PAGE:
<l>Evry thing has as much right to Eternal Life as God who is the Servant of Man</l>

<l>the Accusation</l>

<l>this Judgent shall be Forgivess that he may be consumd in his own Shame</l>

Obviously I am missing out some words here, especially the text immediately before line 2, starting ‘Evry thing has as much right’. (This is where I believe line 3 from Annotation 1 has already butted into the right margin). And the first word of line 1, ‘the’ is noticeably at an angle; it could be argued that it is a continuation of Annotation 1.

But every other aspect suggests that this is something separate. Line 4 (and immediately above it, in what may be an inserted addition, line 3) is clearly at strong right angles to the ends of the lines of Annotation 1. These clearly do not continue the previous writing but start something entirely new. There is a gap before the start of ‘Evry thing’ and the first word is capitalized — allowing, of course, that Blake does capitalize random words, this does also suggest that it is the start of a new sentence. And given where line 1 started, and the overwriting and inserting of new phrases going on in line 3 of Annotation 1, it seems reasonable that line 2 of Annotation 2 would end up being rather close.

Also, thinking about the curved nature of ‘the Accuser’ in line 1, I can offer an explanation which does not involve it being a continuance of Annotation 1. Note how line 3, ‘the Accusation’, is written in a smaller and more cramped hand than the other lines, squashed above ‘this Judgent’, as if it was added in later. Might the same be true of its possible-counterpart, ‘the Accuser’? Which could be said to be in a smaller hand than the ‘Let his Judgment’ which follows, and which may be curved as it is because Blake was trying to fit it into a small space after writing the ‘Let his Judgment’ line first?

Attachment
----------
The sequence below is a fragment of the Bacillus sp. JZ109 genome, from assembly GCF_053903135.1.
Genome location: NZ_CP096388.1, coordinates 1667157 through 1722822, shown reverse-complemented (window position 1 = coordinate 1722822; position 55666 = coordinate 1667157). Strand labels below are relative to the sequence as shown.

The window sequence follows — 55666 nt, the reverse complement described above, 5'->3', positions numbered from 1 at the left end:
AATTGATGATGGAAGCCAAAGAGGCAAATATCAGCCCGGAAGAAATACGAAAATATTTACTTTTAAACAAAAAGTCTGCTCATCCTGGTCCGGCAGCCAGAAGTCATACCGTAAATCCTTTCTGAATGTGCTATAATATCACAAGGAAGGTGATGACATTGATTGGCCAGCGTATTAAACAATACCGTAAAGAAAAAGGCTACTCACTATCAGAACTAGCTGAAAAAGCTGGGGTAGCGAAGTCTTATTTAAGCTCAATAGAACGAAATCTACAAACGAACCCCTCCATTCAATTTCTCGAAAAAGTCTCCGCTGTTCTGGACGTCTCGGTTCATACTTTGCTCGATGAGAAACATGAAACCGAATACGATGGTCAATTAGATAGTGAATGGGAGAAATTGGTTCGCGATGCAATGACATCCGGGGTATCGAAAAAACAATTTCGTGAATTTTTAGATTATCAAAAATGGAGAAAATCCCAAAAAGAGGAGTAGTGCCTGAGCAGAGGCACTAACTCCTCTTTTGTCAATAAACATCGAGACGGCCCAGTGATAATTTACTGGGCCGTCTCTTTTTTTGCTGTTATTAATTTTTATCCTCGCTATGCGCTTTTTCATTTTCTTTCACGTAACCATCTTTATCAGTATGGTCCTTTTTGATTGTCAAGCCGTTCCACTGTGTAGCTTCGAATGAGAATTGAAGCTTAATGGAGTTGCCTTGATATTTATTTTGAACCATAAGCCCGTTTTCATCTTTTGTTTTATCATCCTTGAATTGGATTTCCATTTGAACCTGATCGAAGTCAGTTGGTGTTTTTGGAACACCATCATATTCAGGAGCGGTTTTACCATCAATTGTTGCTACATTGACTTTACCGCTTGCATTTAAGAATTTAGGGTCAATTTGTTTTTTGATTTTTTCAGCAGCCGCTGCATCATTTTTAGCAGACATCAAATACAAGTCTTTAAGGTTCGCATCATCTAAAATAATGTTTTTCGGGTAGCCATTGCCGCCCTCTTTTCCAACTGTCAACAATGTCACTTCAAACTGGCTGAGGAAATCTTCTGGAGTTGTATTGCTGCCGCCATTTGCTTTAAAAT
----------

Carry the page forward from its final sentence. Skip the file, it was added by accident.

I can only say that this is how it appears to me, visually.

All in all, I’m not 100% happy with my version, but I’m not happy with the Bentley and Erdman versions either, and I think there are enough reasons to support my reading. What might solve this problem is a close, better look at the currently-illegible words in the page’s corner. When the marginalia BADs are uploaded to the Blake Archive and made available for public consumption, I highly recommend using the Lightbox feature to zoom in on and crop the marginal writing — you may find something, Bentley, Erdman and I have missed!